Phil Weidner had nothing but praise for Dawn Holmstrom. “She’s a very truthful witness,” he proclaimed. “She’s made every attempt to tell the truth.”
Mary Anne Henry countered that she would end her questioning of Holmstrom about statements that implicated John Peel. “They used their good pages and we’ll use our good pages,” she said. She was right. With Dawn Holmstrom, all the pages came out however the reader wanted.
To strengthen her hand, Henry trotted in witnesses who could impeach Dawn Holmstrom. She had three of them waiting in the wings. The first one told the jury that Holmstrom was less than truthful, having told him “she’d been investigated by the cops, and she lied.” Specifically, Holmstrom had “lied to them about the whereabouts of John.” She told the witness she wasn’t with John Peel during the time in question. She hadn’t seen him for two days.
The next two rebuttal witnesses were less certain of what they knew. Larry Demmert’s girlfriend told the jury that she and Dawn had seen either Peel or Brian Polinkus, in Craig, on the day of the fire. She seemed to think their fellow crewmate — whoever it was — was traveling in the opposite direction when they met.
Dawn’s third friend admitted under questioning that he probably told Dawn Holmstrom that people had been shot. He had every reason to know that. His father was at the murder scene when the bodies were discovered. This testimony tended to support the defense contention John Peel had reasonably speculated that Mark Coulthurst “tweaked out and shot everybody.”
The Former Crewmember
What the prosecution wanted the jury to hear, however, was Holmstrom’s post fire statement that “a crewmember had been fired off the Investor and there was an argument between the Captain and the crewmember that got fired.” The crewman she was speaking of happened to work on the Libby 8. The prosecution believed it to be John Peel. There were, after all, only four people working on that vessel and only one of them had worked for Mark Coulthurst.
When Blasco asked Holmstrom’s friend if she had revealed who that person was, the man said she didn’t. Did she mention a person not on the Libby 8 or Investor as a possible perpetrator? She hadn’t, the witness replied. Did she say someone on the Libby 8 could be responsible for the murders? Dawn “never really did say who could be responsible for it.” he said. Oddly enough, this vagueness helped mark his testimony as truthful.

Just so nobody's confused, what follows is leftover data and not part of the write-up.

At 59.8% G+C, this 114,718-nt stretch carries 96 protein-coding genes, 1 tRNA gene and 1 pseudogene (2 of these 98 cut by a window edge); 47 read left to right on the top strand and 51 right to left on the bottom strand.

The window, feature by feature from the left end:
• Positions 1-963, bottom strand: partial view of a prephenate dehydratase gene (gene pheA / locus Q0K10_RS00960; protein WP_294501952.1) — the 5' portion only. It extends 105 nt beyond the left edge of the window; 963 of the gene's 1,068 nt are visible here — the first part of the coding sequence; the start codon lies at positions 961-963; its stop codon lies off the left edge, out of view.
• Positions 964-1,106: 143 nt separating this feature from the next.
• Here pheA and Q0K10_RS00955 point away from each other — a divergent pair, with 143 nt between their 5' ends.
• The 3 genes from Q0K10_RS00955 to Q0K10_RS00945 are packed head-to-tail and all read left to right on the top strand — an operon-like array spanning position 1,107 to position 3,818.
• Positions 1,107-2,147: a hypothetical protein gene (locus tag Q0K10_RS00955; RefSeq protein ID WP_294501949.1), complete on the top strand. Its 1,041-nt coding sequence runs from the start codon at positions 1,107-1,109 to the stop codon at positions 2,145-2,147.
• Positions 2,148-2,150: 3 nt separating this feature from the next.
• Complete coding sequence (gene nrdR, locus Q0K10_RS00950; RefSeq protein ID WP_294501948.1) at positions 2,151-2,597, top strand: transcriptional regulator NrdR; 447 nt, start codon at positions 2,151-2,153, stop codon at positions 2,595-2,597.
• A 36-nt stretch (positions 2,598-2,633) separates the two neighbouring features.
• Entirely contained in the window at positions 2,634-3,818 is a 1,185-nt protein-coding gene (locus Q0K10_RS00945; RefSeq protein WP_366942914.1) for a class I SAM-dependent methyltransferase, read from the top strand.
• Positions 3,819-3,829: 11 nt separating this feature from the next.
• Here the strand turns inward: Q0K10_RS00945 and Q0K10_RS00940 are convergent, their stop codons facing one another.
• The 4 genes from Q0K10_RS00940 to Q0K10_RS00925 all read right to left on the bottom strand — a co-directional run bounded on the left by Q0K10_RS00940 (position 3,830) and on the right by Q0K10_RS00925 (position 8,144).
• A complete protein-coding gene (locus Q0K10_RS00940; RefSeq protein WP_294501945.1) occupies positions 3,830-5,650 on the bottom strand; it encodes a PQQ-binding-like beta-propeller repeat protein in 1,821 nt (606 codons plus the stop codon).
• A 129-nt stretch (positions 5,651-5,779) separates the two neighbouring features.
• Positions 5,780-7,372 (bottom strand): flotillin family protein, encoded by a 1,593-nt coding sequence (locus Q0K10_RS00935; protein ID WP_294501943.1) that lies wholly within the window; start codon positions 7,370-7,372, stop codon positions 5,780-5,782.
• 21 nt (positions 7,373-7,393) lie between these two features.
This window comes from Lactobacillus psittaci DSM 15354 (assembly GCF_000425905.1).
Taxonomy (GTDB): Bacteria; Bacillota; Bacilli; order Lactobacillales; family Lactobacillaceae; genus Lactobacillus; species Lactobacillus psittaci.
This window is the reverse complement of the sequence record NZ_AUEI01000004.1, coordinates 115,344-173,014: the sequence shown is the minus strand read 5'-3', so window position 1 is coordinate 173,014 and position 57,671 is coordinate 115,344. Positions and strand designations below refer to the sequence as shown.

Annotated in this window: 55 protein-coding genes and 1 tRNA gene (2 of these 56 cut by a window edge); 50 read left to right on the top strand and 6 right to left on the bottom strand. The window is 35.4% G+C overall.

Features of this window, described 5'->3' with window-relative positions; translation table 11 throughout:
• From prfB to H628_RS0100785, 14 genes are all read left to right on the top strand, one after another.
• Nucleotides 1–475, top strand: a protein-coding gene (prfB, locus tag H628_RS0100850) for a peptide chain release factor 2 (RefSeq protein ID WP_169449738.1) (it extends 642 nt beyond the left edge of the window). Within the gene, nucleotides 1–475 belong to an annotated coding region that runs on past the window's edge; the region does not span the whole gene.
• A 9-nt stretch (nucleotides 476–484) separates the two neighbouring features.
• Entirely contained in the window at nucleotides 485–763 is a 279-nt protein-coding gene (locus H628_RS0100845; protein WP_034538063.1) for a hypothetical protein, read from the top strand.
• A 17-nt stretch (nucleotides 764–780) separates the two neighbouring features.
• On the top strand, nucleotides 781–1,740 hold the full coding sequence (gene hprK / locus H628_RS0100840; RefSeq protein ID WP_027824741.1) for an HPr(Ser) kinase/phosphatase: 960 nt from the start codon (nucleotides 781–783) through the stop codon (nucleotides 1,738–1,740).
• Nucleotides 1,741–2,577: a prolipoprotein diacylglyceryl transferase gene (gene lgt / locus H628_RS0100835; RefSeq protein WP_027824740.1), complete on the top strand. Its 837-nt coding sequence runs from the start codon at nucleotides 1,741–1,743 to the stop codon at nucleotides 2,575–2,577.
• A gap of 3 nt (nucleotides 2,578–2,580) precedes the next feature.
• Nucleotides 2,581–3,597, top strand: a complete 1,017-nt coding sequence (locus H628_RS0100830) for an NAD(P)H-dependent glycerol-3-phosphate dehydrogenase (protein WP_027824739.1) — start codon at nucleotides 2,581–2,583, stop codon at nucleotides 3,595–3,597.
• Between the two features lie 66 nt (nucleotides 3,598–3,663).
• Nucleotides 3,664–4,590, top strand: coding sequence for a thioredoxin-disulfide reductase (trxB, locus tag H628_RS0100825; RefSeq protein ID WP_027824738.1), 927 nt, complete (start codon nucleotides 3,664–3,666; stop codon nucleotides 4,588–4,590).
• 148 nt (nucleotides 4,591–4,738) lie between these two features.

Gave Up Her Plane Ticket
Hidden in his testimony, moreover, was an intriguing tidbit. Holmstrom, her friend confided, had gone hunting with him after the fishing season ended. They had taken a ferry to Prince Rupert, B.C., hunted along the way, and driven the rest of the way to the States on the Alaska Highway. In doing so, the young man said, Holmstrom gave up a plane ticket out of Craig.
Although he didn’t know the date of her reservation, he said she reached her decision to give up the ticket either on the day of the fire, a Tuesday, or the next day, a Wednesday. John Peel had flown out of Craig at 4:30 on Wednesday, exactly one half hour after Miller and Stogsdill arrived from Anchorage. Phone records confirmed that he had called a Ketchikan travel agent the day of the fire.
Larry Demmert had described two days of hassle, when John Peel couldn’t seem to get a plane ticket out of Craig. The floatplanes only carried six passengers and they were all booked up. John Peel got his ticket because somebody else gave theirs up on the Wednesday he flew out.
Perhaps, in a village the size of Craig, that was a coincidence.
Excerpts from the unpublished original manuscript, “Sailor Take Warning,” by Leland E. Hale. That manuscript, started in 1992 and based on court records from the Alaska State Archive, served as the basis for “What Happened in Craig.”
Copyright Leland E. Hale (2020). All rights reserved.